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​Types of diagonal cutting pliers

​Types of diagonal cutting pliers

25th Mar 2024

Diagonal cutting pliers are exceptional at cutting through wire.

But what are the sub-types, and how do you choose which one to use?

Find out in this post.

How do diagonal cutters work?

Diagonal cutting pliers work by indenting and wedging cables apart, with the cutting edges meeting each other (as opposed to the shearing action of scissor-type cutters where the blades pass).

This design doesn’t require such a thin cutting edge and can apply more direct force, allowing you to cut through harder materials with the same effort.

It makes the tool far more effective at cutting through difficult materials like hard wire, as well as multi-strand cables that normal cutting tools can’t cut through cleanly.


The range of diagonal cutters available starts with the strongest and most durable cutters, and ends with the most accurate but weakest cutters.

Diagonal Cutting Pliers

Standard diagonal cutting pliers offer the maximum cutting force out of all the types.

This makes them ideal for cutting through hard metal wire (such as piano wire), or for when you’re making repeated cuts where any extra effort would tire out your hand.

Maun diagonal cutting pliers use a compound-lever action to apply even more force through the cutting jaws, reducing the cutting effort even further. They multiply your hand force by up to 22x, and use induction-hardened jaws to HRC64 to ensure exceptional durability over a lifetime of use.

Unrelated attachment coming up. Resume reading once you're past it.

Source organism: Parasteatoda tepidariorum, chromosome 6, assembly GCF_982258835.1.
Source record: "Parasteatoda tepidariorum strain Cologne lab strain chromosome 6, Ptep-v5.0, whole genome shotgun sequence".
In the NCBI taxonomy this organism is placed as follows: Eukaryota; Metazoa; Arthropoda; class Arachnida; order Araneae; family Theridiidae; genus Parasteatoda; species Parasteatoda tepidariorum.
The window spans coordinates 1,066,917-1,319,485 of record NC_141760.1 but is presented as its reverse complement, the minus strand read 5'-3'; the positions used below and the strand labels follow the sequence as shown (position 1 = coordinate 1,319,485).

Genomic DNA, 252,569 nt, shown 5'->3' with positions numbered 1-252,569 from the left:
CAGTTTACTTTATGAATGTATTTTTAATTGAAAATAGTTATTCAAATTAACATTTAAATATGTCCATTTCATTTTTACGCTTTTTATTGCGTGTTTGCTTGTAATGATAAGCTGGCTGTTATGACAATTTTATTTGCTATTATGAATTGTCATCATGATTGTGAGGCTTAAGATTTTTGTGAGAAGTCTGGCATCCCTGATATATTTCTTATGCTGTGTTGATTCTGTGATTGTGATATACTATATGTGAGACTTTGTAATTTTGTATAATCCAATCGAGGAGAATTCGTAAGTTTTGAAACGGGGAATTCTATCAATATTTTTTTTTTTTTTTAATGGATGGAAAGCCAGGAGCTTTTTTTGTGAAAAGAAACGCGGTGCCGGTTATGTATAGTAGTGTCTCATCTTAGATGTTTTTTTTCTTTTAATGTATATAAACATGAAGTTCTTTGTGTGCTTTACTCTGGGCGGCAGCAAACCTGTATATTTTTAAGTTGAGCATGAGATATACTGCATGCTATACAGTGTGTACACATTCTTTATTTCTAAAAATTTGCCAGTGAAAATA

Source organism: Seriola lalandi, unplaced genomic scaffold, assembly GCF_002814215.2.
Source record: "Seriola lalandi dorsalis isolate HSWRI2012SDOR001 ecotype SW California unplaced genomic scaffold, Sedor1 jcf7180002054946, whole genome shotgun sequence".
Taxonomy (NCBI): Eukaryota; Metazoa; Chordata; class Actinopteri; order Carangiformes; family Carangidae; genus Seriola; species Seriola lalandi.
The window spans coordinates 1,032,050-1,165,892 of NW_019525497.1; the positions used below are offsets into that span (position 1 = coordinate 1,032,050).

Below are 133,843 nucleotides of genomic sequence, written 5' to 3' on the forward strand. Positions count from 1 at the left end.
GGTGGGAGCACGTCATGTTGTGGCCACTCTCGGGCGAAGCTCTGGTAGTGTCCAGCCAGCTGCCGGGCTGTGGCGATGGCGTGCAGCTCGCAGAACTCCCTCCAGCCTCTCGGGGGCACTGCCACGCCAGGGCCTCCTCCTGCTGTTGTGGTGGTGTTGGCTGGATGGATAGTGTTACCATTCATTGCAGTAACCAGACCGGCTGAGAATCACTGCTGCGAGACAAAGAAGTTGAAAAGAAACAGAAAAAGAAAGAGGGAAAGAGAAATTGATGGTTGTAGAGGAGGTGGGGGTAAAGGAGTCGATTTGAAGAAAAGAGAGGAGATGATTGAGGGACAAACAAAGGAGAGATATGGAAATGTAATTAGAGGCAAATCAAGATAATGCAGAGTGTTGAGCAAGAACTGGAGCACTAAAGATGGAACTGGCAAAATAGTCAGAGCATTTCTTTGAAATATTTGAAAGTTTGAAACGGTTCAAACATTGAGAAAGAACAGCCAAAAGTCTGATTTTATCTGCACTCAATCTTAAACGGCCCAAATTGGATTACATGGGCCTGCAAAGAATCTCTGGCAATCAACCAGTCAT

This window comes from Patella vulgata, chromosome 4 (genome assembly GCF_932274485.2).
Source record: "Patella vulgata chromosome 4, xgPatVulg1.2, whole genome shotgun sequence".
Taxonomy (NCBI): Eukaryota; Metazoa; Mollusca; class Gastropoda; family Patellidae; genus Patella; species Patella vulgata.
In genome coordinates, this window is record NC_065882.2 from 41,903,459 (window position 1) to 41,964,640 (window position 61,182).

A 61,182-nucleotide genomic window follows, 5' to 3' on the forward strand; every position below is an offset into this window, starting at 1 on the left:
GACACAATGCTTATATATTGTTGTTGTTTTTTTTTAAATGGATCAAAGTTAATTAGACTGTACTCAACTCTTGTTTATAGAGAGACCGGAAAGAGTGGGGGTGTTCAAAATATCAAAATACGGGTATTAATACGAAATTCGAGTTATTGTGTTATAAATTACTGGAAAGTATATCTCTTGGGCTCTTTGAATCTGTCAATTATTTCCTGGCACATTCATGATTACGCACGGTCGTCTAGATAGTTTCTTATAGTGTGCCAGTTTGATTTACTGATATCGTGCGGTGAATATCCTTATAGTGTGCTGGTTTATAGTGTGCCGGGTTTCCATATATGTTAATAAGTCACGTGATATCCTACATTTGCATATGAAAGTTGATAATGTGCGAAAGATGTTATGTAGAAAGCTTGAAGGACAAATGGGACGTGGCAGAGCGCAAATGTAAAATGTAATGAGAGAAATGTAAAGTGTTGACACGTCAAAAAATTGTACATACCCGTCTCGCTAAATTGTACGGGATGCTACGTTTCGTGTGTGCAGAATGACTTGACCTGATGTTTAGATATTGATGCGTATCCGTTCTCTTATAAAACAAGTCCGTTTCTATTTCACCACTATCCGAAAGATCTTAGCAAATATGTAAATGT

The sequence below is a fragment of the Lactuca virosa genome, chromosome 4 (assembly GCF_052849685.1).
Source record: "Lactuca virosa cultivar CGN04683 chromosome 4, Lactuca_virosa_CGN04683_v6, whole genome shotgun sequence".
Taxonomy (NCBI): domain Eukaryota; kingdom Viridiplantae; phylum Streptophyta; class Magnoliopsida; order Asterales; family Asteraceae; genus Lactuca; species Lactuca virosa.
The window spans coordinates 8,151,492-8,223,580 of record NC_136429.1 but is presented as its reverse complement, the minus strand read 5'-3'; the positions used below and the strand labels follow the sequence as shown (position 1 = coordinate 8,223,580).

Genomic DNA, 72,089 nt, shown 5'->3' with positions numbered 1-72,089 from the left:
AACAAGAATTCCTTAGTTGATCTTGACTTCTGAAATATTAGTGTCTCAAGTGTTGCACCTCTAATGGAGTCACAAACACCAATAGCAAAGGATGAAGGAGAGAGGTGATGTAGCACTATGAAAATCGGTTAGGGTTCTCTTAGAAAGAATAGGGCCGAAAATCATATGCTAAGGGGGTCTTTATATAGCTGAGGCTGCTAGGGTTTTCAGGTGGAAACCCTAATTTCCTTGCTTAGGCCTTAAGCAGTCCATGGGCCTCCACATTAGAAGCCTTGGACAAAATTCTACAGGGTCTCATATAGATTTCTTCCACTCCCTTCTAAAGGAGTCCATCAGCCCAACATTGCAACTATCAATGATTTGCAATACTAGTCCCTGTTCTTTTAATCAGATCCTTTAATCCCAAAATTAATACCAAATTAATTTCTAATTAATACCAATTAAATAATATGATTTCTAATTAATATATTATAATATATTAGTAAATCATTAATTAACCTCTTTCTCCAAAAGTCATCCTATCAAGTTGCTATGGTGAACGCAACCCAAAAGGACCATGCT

Semi-Flush Diagonal Cutters

Semi-flush cutters are similar to diagonal cutting pliers, but have part of the cutting surface worn down to allow it to cut closer to an object.

These cutters provide a balance between the strength of cutting force and providing a neater finish.

This is appropriate for electrical work where a clean cut is needed but where protrusion won’t interfere with other components, such as preparing wires for terminal connections.

Flush Cutters

Flush cutters are similar to semi-flush cutters, but have a much flatter cutting surface.

This is designed to create a very close (flush) cut of wire against another object. However this does sacrifice cutting force and durability, and so they’re mainly suitable for softer materials like copper and aluminium.

This is ideal for precision electronics or jewellery crafts.


Now you know how diagonal cutting pliers work, and how they compare to semi-flush and flush cutters.

If you have any feedback or improvements you’d recommend for this post, we’d love to hear from you.

This post was brought to you by Maun, experts in tools since 1944.

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